North Korea’s sanctions evasion points way for Russians to bypass the west

In September 2020, a Hong Kong-registered company transferred ownership of a ship, which had disappeared from maritime tracking data bases the previous month, to the Pyongyang-based Su Ryong San Shipping Co Ltd.

According to UN monitors, the Chinese-owned company imported up to 200,000 tonnes of sanctioned North Korean coal, which it bartered with a Chinese furniture company in exchange for two shipments of fertiliser to North Korea.

The complex corporate manoeuvres constituted just a tiny part of a global network of shell companies, commodity traders, spies, cyber criminals, banks and ship operators designed to evade international sanctions on North Korean trade and financial transactions.

The operations of the network illustrate the ambiguous role played by China and Russia. Both countries are nominally committed to UN sanctions against Pyongyang, even as they turn a blind eye to the shadowy practices that keep the North Korean regime afloat.

Now, with Russia under intense pressure from western sanctions over its invasion of Ukraine, analysts are assessing what the North Korean example can teach western policymakers — not least China’s role in alleviating economic pressure on Moscow.

“North Korea is instructive in lots of ways, not least that it survives because it has externalised lots of its economy to Russia and China,” said James Byrne of the Royal United Services Institute in London.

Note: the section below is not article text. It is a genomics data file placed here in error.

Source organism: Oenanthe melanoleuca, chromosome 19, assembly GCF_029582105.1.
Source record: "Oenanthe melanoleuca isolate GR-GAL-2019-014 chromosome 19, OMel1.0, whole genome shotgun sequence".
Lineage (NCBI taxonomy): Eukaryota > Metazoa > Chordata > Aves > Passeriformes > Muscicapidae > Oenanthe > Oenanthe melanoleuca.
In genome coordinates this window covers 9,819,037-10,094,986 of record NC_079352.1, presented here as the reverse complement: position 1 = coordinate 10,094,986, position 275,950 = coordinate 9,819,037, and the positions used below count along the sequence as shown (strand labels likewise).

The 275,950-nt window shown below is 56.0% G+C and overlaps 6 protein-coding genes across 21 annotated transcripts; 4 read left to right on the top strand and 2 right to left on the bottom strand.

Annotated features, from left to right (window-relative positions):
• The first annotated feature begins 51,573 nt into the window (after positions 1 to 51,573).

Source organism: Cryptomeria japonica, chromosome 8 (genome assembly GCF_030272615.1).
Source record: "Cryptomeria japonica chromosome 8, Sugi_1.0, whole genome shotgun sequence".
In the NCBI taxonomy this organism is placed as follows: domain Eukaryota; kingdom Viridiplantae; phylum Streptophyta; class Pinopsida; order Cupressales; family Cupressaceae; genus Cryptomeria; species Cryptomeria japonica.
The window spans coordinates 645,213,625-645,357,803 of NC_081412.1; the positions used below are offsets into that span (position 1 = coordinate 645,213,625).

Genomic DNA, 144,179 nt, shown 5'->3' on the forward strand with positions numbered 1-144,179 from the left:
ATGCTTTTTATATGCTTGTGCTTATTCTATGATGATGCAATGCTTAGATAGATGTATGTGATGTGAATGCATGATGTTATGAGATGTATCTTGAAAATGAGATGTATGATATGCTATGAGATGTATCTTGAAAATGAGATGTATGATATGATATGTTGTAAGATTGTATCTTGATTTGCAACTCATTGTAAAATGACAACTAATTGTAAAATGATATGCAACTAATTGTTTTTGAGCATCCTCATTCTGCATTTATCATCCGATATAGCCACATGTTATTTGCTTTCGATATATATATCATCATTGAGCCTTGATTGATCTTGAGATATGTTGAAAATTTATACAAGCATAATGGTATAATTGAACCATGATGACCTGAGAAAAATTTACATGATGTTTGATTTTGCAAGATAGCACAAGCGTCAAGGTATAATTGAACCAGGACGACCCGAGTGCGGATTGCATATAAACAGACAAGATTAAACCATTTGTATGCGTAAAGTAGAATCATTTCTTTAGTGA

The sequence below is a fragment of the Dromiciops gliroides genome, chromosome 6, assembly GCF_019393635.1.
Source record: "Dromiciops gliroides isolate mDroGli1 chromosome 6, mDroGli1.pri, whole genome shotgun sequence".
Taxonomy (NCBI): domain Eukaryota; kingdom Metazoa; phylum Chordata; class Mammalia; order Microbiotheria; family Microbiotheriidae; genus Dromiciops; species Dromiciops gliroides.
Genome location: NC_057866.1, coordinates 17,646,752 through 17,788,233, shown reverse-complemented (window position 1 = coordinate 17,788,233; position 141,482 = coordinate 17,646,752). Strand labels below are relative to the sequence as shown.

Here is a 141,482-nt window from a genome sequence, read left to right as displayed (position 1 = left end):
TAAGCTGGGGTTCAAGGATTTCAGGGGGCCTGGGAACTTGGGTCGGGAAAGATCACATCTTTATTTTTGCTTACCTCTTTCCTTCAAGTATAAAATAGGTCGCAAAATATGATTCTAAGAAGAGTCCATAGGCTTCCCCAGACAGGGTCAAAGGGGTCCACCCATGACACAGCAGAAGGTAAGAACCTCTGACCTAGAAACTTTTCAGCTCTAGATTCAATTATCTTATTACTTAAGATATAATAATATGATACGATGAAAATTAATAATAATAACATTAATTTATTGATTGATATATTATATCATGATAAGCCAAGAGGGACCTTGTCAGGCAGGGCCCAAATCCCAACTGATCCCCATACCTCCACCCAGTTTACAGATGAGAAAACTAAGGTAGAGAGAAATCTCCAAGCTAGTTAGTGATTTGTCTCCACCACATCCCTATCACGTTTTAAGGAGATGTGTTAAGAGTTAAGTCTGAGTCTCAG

In 2017, the US Treasury imposed sanctions on Bank of Dandong, a small Chinese bank that had assets of $10.66bn, accusing it of facilitating millions of dollars in transactions for companies involved in North Korea’s weapons programme.

Zongyuan Liu, a fellow at the Council on Foreign Relations in New York, said that Russia could take advantage of Chinese “burner banks”, which facilitate illegal transactions but are then liquidated or reconstituted before their activities are discovered.

“This is an established model, and it is already used by North Korea and the Iranians,” said Liu. “But the volumes involved with Russia are so large that it will be very difficult to move the money before you get caught up in US sanctions.”

In return, “China could have more leverage over Russia in negotiating oil and gas deals, meaning it could buy Russian oil and gas at heavy discounts”, said Liu.

She added that China had lifted restrictions on Russian wheat and barley imports in February, just before Russia’s invasion of Ukraine.

Tom Keatinge, director of the Centre for Financial Crime and Security Studies at RUSI, said that Chinese banks were already weighing up the risk of processing Russia-linked transactions on a case-by-case basis.

“Transactions being rejected at the western branches of Chinese banks on compliance grounds then get processed in Shanghai if they are deemed to be strategically important for China,” he said.